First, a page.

AMY GOODMAN: Talk about the legal case that went forward from there. Judi has since died, though she didn’t die then. She died of cancer. Talk about what has happened since that time. We’re talking about 20 years ago. You’re still in court.
DARRYL CHERNEY: Well, Judi Bari and I sued the FBI primarily for violations of the First Amendment, that they deliberately and knowingly lied, that they knew we were innocent, but they lied and said we were guilty in order to shut us up. That is, in fact, a violation of the First Amendment. The lawsuit dragged on for 12 years because the FBI kept appealing different things. In the process, Judi Bari passed away from cancer after living her last seven years in pretty serious pain. But her lawyers, her estate and myself took them to trial in Oakland in 2002. And a jury, after hearing six weeks of pretty unbelievable testimony, literally unbelievable testimony from the FBI and the Oakland police, awarded us $4.4 million.
AMY GOODMAN: So, when the FBI set their sights on the two of you, they stopped looking around. Who do you think—and what evidence has come forward to suggest who did this? And what was this bomb in your car?
DARRYL CHERNEY: Well, we know that the FBI held a bomb school just 30 days before we were bombed. They were blowing up cars in Eureka, California, where I live, or near where I live. And they were doing it on a Louisiana-Pacific Lumber Company clearcut. Two weeks after that, a bomb went off at a Louisiana-Pacific sawmill, that eventually they tried to pin that on Judi and myself, too. And then two weeks after the sawmill was bombed, Judi Bari’s car was bombed by the exact same bomber, who took credit for this in a letter that was sent to the newspapers. So, there seems to be a thread between the lumber companies and the FBI, and then all the way to the bombed car.
We are now in court to try to get the first bomb, that didn’t go off quite well—not the one in Judi’s car, but the one at the lumber mill. We believe there’s DNA evidence on that. There’s about six feet of duct tape that remains on that bomb. We think there could be fingerprints, duct tape hair samples. And as part of getting our money, we took less money, but in exchange for that, we demanded the evidence be returned to us. The FBI is now appealing that, saying they don’t want to turn over those bomb remnants to a independent forensics laboratory. We’re trying to get a DNA sample to see if we can identify who the bomber is.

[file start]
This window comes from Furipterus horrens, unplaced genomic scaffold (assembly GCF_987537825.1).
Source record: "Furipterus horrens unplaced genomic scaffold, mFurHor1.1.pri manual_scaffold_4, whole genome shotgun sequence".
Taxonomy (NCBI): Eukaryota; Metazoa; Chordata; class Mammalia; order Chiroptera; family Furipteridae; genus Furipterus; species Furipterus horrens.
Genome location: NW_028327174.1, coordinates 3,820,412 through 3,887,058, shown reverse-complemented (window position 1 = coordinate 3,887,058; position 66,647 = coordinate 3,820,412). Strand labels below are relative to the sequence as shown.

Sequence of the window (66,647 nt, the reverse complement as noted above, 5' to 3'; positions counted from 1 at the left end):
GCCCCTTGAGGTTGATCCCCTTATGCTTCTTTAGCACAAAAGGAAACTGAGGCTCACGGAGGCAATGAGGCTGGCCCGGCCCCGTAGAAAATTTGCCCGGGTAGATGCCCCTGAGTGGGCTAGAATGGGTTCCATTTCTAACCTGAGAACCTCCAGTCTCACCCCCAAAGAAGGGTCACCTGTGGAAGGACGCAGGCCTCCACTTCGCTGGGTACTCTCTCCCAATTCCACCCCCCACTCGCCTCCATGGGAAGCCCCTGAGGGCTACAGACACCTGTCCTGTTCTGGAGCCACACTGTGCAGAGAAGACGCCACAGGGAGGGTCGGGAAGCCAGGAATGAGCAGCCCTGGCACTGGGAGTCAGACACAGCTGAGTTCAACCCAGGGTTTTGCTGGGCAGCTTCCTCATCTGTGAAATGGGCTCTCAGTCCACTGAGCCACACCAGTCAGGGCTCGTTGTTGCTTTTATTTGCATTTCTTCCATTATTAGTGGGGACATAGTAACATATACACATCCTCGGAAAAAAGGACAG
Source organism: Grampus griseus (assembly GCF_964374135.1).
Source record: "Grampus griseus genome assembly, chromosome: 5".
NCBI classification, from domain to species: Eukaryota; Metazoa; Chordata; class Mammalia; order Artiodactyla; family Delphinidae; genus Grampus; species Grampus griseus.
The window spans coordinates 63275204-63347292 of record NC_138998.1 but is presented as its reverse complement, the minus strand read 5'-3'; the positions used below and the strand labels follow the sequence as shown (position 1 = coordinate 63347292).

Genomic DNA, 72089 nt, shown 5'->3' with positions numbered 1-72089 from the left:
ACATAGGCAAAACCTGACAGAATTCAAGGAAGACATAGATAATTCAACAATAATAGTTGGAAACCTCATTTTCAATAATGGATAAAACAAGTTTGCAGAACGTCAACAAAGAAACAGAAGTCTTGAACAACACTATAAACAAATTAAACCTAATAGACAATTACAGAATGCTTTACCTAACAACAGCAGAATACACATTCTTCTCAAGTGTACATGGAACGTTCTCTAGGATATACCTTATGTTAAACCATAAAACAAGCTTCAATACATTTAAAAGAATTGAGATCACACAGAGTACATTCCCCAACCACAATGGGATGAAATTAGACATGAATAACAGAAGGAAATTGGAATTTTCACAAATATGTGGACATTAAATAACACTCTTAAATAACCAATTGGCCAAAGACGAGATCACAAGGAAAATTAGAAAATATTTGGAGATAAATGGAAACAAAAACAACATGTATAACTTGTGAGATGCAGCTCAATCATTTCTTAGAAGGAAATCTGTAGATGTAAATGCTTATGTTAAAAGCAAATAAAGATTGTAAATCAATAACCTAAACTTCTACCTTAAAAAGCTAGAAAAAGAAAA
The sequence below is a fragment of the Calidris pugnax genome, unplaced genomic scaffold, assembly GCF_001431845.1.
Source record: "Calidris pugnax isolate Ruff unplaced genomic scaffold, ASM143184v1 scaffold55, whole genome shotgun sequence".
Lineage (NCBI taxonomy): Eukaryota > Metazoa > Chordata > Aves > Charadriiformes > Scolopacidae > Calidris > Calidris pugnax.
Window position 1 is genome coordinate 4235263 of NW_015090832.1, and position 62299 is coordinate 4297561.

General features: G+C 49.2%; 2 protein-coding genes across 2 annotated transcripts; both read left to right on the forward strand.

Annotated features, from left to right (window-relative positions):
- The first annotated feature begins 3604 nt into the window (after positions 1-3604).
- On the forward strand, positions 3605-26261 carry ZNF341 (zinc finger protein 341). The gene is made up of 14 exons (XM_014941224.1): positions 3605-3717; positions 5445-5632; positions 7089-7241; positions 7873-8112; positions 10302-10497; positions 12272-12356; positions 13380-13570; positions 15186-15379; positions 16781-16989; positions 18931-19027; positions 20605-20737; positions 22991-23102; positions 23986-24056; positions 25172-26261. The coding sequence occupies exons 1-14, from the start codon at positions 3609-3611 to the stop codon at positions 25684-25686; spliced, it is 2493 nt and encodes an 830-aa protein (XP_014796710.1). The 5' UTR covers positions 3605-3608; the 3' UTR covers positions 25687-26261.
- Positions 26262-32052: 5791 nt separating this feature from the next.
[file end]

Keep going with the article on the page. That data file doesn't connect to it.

AMY GOODMAN: The letter was from the "Lord’s Avenger," and the bomb was placed under Judi’s seat, the driver’s seat, a very unlikely place if you had put it there yourselves?
DARRYL CHERNEY: The bomb itself had a motion trigger. It was only going to go off in a moving car. It was placed underneath Judi’s seat. It was designed to kill her, only when the car was moving. So she had to be in the vehicle for the bomb to go off. It was so obvious. The police knew that at the time. They found the ball bearing that had to roll around and touch a positive and negative wire for the bomb to explode. So—and they even wrote "booby trap" on the first police reports. So they knew it was a victim-operated device, and yet they blamed us pretty much instantaneously.
AMY GOODMAN: Darryl, we’re going to continue this discussion after the show, and we’ll post it online at democracynow.org, so please stay seated. Darryl Cherney, producer of the new documentary, Who Bombed Judi Bari?, which is airing today in Los Angeles.